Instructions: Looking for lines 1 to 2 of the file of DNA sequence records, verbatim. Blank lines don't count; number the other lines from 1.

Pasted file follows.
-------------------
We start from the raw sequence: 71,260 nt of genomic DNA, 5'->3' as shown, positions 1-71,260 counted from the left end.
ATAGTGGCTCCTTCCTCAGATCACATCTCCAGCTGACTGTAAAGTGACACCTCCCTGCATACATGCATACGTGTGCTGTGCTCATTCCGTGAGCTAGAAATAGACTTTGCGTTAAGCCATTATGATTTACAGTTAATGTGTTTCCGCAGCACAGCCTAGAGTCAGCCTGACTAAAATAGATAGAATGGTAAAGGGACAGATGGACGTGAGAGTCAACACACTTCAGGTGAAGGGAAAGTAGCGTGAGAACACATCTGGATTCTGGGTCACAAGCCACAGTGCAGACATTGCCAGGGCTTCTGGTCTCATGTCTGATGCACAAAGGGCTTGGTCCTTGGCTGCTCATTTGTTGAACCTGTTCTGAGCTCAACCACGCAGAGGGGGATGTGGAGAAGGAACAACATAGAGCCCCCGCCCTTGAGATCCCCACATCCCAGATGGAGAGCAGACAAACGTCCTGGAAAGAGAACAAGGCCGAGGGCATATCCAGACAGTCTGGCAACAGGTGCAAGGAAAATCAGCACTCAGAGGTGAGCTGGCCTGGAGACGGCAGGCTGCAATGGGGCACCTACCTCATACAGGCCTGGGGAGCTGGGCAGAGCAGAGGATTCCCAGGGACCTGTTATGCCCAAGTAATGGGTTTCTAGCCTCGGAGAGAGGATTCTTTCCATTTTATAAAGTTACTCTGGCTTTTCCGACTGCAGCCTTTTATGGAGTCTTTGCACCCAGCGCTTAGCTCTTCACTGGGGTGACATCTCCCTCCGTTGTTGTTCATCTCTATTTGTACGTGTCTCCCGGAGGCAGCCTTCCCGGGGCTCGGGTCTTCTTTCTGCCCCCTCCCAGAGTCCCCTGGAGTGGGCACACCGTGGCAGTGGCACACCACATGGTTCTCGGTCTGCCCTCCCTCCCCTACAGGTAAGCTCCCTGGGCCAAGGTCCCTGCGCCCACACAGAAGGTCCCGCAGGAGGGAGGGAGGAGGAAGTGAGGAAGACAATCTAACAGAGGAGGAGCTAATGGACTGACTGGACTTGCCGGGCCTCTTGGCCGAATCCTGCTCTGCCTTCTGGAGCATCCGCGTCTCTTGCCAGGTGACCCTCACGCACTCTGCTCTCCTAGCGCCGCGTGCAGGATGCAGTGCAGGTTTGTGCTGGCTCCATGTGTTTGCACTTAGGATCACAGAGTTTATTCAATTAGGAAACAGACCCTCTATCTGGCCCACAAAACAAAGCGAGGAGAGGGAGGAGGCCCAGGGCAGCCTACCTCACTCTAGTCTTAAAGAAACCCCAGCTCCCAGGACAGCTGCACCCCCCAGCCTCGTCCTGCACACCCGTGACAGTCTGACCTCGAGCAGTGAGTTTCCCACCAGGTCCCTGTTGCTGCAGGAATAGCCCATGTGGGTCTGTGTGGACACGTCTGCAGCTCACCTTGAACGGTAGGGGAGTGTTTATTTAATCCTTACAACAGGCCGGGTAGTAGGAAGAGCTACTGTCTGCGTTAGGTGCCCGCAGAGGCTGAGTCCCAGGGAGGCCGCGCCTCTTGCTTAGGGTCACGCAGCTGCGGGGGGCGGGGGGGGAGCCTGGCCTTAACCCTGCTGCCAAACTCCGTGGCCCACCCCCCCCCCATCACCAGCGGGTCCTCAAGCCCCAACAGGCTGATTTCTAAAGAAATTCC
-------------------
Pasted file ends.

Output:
We start from the raw sequence: 71,260 nt of genomic DNA, 5'->3' as shown, positions 1-71,260 counted from the left end.
ATAGTGGCTCCTTCCTCAGATCACATCTCCAGCTGACTGTAAAGTGACACCTCCCTGCATACATGCATACGTGTGCTGTGCTCATTCCGTGAGCTAGAAATAGACTTTGCGTTAAGCCATTATGATTTACAGTTAATGTGTTTCCGCAGCACAGCCTAGAGTCAGCCTGACTAAAATAGATAGAATGGTAAAGGGACAGATGGACGTGAGAGTCAACACACTTCAGGTGAAGGGAAAGTAGCGTGAGAACACATCTGGATTCTGGGTCACAAGCCACAGTGCAGACATTGCCAGGGCTTCTGGTCTCATGTCTGATGCACAAAGGGCTTGGTCCTTGGCTGCTCATTTGTTGAACCTGTTCTGAGCTCAACCACGCAGAGGGGGATGTGGAGAAGGAACAACATAGAGCCCCCGCCCTTGAGATCCCCACATCCCAGATGGAGAGCAGACAAACGTCCTGGAAAGAGAACAAGGCCGAGGGCATATCCAGACAGTCTGGCAACAGGTGCAAGGAAAATCAGCACTCAGAGGTGAGCTGGCCTGGAGACGGCAGGCTGCAATGGGGCACCTACCTCATACAGGCCTGGGGAGCTGGGCAGAGCAGAGGATTCCCAGGGACCTGTTATGCCCAAGTAATGGGTTTCTAGCCTCGGAGAGAGGATTCTTTCCATTTTATAAAGTTACTCTGGCTTTTCCGACTGCAGCCTTTTATGGAGTCTTTGCACCCAGCGCTTAGCTCTTCACTGGGGTGACATCTCCCTCCGTTGTTGTTCATCTCTATTTGTACGTGTCTCCCGGAGGCAGCCTTCCCGGGGCTCGGGTCTTCTTTCTGCCCCCTCCCAGAGTCCCCTGGAGTGGGCACACCGTGGCAGTGGCACACCACATGGTTCTCGGTCTGCCCTCCCTCCCCTACAGGTAAGCTCCCTGGGCCAAGGTCCCTGCGCCCACACAGAAGGTCCCGCAGGAGGGAGGGAGGAGGAAGTGAGGAAGACAATCTAACAGAGGAGGAGCTAATGGACTGACTGGACTTGCCGGGCCTCTTGGCCGAATCCTGCTCTGCCTTCTGGAGCATCCGCGTCTCTTGCCAGGTGACCCTCACGCACTCTGCTCTCCTAGCGCCGCGTGCAGGATGCAGTGCAGGTTTGTGCTGGCTCCATGTGTTTGCACTTAGGATCACAGAGTTTATTCAATTAGGAAACAGACCCTCTATCTGGCCCACAAAACAAAGCGAGGAGAGGGAGGAGGCCCAGGGCAGCCTACCTCACTCTAGTCTTAAAGAAACCCCAGCTCCCAGGACAGCTGCACCCCCCAGCCTCGTCCTGCACACCCGTGACAGTCTGACCTCGAGCAGTGAGTTTCCCACCAGGTCCCTGTTGCTGCAGGAATAGCCCATGTGGGTCTGTGTGGACACGTCTGCAGCTCACCTTGAACGGTAGGGGAGTGTTTATTTAATCCTTACAACAGGCCGGGTAGTAGGAAGAGCTACTGTCTGCGTTAGGTGCCCGCAGAGGCTGAGTCCCAGGGAGGCCGCGCCTCTTGCTTAGGGTCACGCAGCTGCGGGGGGCGGGGGGGGAGCCTGGCCTTAACCCTGCTGCCAAACTCCGTGGCCCACCCCCCCCCCATCACCAGCGGGTCCTCAAGCCCCAACAGGCTGATTTCTAAAGAAATTCC